The added definition in Section 94874 defines “graduates” as those who graduate within 100% of the originally scheduled completion date of their program. While this is useful information, it does not give a full and complete picture of the success of for-profit and other private institutions. Because it includes only those graduates who completed their programs within 100% of the scheduled time period, it excludes data of students who took more time to complete their programs from the reporting data. Application of this definition as it is currently written results in misleading job placement rates, salary, and licensing data, as well as less accurate and confusing information for students.
SB 410 corrects this by updating the Code to use the term “on-time graduates” to determine how many students graduated on time during a given reporting year, and “graduates” to report job placement, salaries, and licensing rates for all graduates during the given reporting year. This bill would clarify a problematic section of the Education Code, and would allow the hard-won protections of AB 2296 to be fully enacted.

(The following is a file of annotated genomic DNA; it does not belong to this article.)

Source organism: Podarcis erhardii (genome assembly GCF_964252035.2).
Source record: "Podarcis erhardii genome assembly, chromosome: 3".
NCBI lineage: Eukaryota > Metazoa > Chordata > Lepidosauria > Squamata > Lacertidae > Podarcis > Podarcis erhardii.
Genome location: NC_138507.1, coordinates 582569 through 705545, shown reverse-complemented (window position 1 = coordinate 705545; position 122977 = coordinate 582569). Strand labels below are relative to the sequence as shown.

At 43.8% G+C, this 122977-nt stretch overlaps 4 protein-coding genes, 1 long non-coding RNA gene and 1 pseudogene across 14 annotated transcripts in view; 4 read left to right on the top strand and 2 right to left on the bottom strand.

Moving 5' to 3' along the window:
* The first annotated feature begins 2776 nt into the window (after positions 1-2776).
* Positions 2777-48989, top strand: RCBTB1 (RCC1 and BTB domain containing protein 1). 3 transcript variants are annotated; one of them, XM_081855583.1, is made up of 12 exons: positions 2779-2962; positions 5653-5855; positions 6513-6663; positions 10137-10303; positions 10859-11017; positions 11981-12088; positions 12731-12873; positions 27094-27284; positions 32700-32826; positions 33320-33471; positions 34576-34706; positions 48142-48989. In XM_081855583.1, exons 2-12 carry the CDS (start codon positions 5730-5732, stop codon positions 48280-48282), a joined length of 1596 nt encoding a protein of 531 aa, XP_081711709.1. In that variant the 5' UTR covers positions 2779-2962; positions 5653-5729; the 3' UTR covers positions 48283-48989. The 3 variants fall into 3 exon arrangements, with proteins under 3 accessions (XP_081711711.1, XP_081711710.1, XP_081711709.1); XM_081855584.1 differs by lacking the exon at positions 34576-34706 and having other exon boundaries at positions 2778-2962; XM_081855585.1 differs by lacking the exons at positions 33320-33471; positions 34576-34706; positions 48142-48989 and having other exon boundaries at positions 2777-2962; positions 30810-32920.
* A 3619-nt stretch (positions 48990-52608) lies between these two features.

BPPE Regulations on Disclosures to Prospective Students, School Performance Fact Sheets, and Annual Reports
July 21, 2015 – Public Advocates and our partners offered comments at a hearing held by the Department of Consumer Affairs and the Bureau for Private Postsecondary Education on their proposed regulations on Disclosures to Prospective Students, School Performance Fact Sheets, and Annual Reports, as required by AB 2296 (2012). These gainful employment regulations –which show how well institutions deliver on their promises to students to help place them in jobs once they complete their studies– are critical because job placement rates are one of the most important pieces of information that students rely on in deciding whether to enroll at an institution, and these numbers will not be reliable until there are established and uniform methods for calculating them.